Saturday, August 1, 2020

Game Review: Cha'alt

Game Review Cha'alt

"Cha'alt" cover art by Monstark,
©2019 Kort'thalis
: Venger As'nas Satanis
Publisher : Kort'thalis Publishing
Marketplace: DrivethruRPG
System: Crimson Dragon Slayer d20
Note : This is the third in a set of four rapid-fire reviews of Kort'thalis books, as I went on a binge.

Cha'alt is a campaign setting book by Venger Satanis that details a dying post-apocalyptic world in the same universe as The Islands of Purple-Haunted Putresence and Alpha Blue. And like those titles, Cha'alt has a humorous, satirical tone more densely-packed with geeky pop culture references than the average episode of The Simpsons.

And like the rest of Venger Satanis' "Gonzo", Heavy Metal inspired creations, it is often designed to appeal to the reader's inner twelve-year-old boy, from the edgy sexuality to the over-the-top violence.  A sense of humour is required. 

Cha'alt is the spearhead of Venger's O5R strategy. He has converted several of his products to a modern d20 based system using bounded accuracy similar to Dungeons and Dragons 5e in anticipation of this release.  In the case of Cha'alt, he has taken his Sword and Sorcery RPG, Crimson Dragon Slayer (originally a VSd6 game) and modified it to work with d20.

"Adventurers Bound for the Black Pyramid"
©2019 Kort'thalis
Crimson Dragon Slayer d20
takes up 5 pages in the back of Cha'alt. They assume access to a copy of a Dungeons and Dragons Player's Handbook, but which edition is pretty much inconsequential. It is simple, lightweight, and barely requires a character sheet.

Cha'alt consists of a basic setting guide with factions, hazards, and monsters, along with rough information on nine major locations. Then Cha'alt goes into detail on two large dungeon adventures in Kra'adumek (a city ruled by a giant telepathic worm through mind control.) The first in the caves beneath Kra'adumek where the priestscwhonserve the worm shelter from his telepathic influence, and the second in the belly of the worm. 

After that, there is a detailed description of a hidden spaceport called The Gamma Incel Cantina where PCs can get connected to the rest of the Kot'thalis game worlds. It has a lot of specific connections to Alpha Blue.

Finally, Cha'alt includes a 111-room mega-dungeon: The Black Pyramid. A massive, surreal labyrinth that gets more unreal the deeper you go.

What I Loved

The Hostile World of Ch'alt

"Demon-Cat-Snake" Illustration by Slappy
©2019 Kort'thalis
is set on a world that is so incredibly hostile that getting a character to second level seems like a mix of a real accomplishment and cruelty. The world of Cha'alt is one that has been ravaged by a war between Lovecraftian Elder Gods and a galaxy-spanning space empire, with both high-tech native humans and elves and magic-wielding monsters from the Underdark caught in the cross-fire. The space-empire won, but Cha'alt is a blasted ruin.

The last scraps of civilization on Cha'alt live on the S'kbah desert, which is always fangerously hot under twin suns, and has, at the longest, four hour nights. Characters travelling the desert without heavy and costly supplies have to save or flat-out keel over - and likely die - after just a couple of days of travel.  And if those supplies don't include anti-radiation medicine, they also have a pretty good chance and horrible, disfiguring mutations.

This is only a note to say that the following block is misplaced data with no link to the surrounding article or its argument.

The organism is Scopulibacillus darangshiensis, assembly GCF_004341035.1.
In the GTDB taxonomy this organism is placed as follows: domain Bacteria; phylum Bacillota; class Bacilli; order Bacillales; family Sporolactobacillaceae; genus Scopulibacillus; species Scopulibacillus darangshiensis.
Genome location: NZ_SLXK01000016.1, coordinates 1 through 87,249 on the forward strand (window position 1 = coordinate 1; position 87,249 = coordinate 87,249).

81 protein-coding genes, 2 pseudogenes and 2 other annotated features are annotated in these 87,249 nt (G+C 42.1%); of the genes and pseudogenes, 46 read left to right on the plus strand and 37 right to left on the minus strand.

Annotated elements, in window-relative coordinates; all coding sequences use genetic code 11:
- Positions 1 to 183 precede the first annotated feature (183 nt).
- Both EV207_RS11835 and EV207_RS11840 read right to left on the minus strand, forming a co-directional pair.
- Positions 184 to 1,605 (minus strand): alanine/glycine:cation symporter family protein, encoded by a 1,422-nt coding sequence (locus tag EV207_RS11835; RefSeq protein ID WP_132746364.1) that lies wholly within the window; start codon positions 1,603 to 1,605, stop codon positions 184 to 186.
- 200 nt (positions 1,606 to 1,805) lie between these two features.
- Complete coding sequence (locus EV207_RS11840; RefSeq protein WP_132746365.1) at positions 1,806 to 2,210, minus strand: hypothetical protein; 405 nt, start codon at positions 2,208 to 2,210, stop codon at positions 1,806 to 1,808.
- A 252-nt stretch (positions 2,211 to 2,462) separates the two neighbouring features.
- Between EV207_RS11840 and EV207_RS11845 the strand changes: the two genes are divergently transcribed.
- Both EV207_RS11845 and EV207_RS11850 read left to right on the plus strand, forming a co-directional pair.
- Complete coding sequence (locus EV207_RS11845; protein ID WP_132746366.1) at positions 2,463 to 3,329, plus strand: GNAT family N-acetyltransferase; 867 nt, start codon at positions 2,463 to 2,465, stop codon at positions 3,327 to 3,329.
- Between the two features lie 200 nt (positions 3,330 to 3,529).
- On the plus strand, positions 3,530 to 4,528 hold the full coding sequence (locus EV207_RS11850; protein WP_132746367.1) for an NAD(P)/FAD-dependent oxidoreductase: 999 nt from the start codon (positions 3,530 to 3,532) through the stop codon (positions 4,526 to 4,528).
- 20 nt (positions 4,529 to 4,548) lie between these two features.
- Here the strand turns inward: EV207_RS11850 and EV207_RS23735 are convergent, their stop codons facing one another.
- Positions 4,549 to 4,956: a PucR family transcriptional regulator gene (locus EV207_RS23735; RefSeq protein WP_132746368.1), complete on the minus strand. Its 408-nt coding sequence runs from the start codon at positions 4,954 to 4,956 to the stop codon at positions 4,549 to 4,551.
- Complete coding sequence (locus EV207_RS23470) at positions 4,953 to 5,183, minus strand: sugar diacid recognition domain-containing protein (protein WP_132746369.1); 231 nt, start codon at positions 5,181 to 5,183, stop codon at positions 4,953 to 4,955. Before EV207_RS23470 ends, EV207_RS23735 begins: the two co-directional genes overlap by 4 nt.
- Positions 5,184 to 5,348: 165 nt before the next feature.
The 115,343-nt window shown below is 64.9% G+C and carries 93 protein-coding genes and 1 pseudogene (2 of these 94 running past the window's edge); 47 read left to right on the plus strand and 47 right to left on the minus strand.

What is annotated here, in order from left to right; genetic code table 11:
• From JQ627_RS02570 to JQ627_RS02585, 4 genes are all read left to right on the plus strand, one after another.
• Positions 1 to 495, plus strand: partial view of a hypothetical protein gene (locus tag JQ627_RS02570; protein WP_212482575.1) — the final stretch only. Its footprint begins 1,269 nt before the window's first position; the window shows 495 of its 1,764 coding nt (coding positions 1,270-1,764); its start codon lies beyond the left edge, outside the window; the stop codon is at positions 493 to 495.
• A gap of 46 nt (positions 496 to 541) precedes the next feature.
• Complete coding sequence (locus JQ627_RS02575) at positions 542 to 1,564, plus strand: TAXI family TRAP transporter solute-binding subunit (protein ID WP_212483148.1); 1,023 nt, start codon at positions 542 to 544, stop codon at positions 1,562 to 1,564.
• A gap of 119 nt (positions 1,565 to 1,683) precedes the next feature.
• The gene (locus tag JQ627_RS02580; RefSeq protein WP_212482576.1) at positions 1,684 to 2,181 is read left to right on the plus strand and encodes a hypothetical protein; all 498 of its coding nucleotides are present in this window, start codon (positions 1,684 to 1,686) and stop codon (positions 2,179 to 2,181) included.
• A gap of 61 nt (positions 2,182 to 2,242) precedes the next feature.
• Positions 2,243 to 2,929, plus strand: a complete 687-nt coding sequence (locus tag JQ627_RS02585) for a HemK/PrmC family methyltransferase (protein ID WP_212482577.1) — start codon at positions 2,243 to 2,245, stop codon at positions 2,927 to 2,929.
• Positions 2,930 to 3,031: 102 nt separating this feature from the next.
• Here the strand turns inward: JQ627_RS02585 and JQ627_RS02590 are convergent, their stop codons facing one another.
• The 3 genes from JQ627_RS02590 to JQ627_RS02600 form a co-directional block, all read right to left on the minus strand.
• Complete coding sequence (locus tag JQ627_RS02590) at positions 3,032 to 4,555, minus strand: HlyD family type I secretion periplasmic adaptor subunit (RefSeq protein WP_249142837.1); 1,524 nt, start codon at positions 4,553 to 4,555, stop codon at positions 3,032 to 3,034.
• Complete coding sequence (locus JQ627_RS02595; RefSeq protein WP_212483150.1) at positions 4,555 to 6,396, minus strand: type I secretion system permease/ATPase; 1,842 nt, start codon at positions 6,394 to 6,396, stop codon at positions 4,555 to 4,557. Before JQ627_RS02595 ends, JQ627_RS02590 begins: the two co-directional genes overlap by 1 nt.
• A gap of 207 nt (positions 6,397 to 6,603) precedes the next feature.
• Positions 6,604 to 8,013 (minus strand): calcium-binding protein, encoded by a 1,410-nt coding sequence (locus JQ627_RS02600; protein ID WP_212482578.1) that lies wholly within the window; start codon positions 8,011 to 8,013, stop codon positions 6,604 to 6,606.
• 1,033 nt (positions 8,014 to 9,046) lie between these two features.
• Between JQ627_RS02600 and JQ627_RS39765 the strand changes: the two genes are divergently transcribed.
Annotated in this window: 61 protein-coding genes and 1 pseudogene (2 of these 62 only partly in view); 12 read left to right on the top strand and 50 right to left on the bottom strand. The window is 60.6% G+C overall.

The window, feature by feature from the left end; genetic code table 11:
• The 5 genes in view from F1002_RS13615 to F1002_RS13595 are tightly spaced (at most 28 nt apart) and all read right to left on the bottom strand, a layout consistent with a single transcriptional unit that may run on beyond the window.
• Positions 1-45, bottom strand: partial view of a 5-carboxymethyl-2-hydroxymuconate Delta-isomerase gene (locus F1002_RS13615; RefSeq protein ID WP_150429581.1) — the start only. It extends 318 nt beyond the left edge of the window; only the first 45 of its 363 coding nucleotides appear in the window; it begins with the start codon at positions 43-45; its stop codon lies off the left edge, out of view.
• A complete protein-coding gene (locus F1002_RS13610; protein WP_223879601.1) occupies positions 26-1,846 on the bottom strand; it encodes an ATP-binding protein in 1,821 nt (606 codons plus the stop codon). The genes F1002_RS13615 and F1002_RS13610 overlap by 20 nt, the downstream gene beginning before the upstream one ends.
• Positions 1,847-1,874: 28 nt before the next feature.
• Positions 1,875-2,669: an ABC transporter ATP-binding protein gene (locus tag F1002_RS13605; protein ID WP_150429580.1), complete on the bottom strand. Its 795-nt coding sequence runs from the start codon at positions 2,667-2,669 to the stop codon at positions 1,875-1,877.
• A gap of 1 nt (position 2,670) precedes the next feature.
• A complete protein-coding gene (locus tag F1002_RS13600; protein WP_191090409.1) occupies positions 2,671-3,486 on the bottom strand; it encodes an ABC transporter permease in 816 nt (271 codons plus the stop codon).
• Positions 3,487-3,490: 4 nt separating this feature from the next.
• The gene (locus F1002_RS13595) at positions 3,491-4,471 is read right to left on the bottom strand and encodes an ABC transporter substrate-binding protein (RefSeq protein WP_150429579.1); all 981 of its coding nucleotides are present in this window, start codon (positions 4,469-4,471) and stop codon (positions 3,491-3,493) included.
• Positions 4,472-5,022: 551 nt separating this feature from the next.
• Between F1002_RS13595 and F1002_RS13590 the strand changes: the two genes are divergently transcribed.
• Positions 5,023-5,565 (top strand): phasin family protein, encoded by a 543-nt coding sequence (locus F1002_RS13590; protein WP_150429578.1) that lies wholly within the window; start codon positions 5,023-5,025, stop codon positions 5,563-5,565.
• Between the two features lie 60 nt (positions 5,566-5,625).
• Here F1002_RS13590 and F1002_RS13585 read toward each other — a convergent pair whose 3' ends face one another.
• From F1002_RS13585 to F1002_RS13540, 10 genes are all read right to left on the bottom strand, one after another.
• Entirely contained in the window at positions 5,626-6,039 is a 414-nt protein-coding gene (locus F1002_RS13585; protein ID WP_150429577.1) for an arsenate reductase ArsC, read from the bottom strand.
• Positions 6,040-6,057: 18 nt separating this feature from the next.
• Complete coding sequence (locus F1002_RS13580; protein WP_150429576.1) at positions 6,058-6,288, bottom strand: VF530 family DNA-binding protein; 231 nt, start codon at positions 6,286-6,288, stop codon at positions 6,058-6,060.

That is, if they survive the desert pirates, Cthulhu cultists, mutant dinosaurs, sandworms, cannibal tribesmen, and malfunctioning war machines left over from the Apocalypse. All to move between xenophobic, tyrannical settlements where your elven skin may or may not be a valuable commodity.

Not that the tyrants will be threats for long. The planet is soaked with seas of Zoth... the toxic ichor of dead Elder Gods, which, if refined, becomes an addictive, magic-enhancing and Psionics-inducing drug (à la Dune). And so interstellar fracking operations are tearing the planet to shreds and draining it of life force.

The setting is so 'Metal I wanted to keep Slayer on loop while I read it. This is a good thing.

"The Maw of Ka'adumek"
©2019 Kort'thalis
Genre-Hopping like a Boss

At first read, it looks like Venger Satanis took High Fantasy, Lovecraftian Horror, Cthulhupunk, Space Opera, and Post-apocalyptic survival and tossed them into a giant and very effective Appendix-N-Style blender.

It is far more complex than that: genre itself gets constantly satirized as the game moves on. The Black Pyramid Megadungeon constantly defies you in its text to find meaning or patterns in the game. Characters who both constantly try to make sense of the surreal Black Pyramid or deny that there is any sense to be made are both the butt of endless cosmic jokes throughout Cha'alt. The book defies you to put it in a box. At the very end, the dungeon itself can be destroyed in a metaphor for putting faith in the abstract and ideal.

Cha'alt oozes satire from its tentacles in a way that makes it clear that your expectations of it fitting into a narrow conception of genre are every bit as absurd as the exploding banana-men that stalk the upper levels of The Black Pyramid.

I can't help thinking of the Rocket Bar in Space Quest...
Image from Space Quest VGA, ©1991 Sierra Interactive
Gamma Incel's Level of Detail 

The Gamma Incel Cantina is a fascinating exercise in game design. It includes a staggering 70 NPCs with motivations, rough descriptions, quirks, and often relationships defined on a set of tables. There are intrigues, conspiracies and love triangles laid out in those tables in stunning complexity.

The map of Gamma Incel notes the usual places for NPCs, but has rules for characters moving about for their jobs or to go to the restroom. Color coding both in the book and on the map makes Gamma Incel one of the richest "town" locations I have ever read. I think the innovative presentation would be a great jumping-off point for similar designs.

Sheer Goofiness

I could go on about the complex subtext, and how it troubles the grand narrative conception of genre in Cha'alt; I majored in English, after all, but I can spare a lot of time and you a headache by saying "Cha'alt uses weapons-grade silliness to keep you on your toes." Nothing is sacred, nothing is taken too seriously,  and every time you try to pin it all down, Venger comes along and tells you: "Stop overthinking and play the fucking game, Hoss."

And then he teases you with a compelling quote or a serious literary allusion again. 

And weapons-grade silliness is right. If you are playing Cha'alt be prepared to snort Mountain Dew out your nose with fair regularity. This setting  roams into surreal territory. Some of my favourite examples include:
  • An encounter that has the PCs deliver a baby in the middle of a dungeon.
  • An alien psych experiment posing as a game show.
  • The only washroom in the Megadungeon as neutral territory. 
  • A psionic orange mind controlling artists to paint its fruit bowl.
  • Barrels of monkeys and stacks of typewriters so that they can write out the works of Shakespeare.
  • A mutant with the power to make chocolate milk come out of target's noses.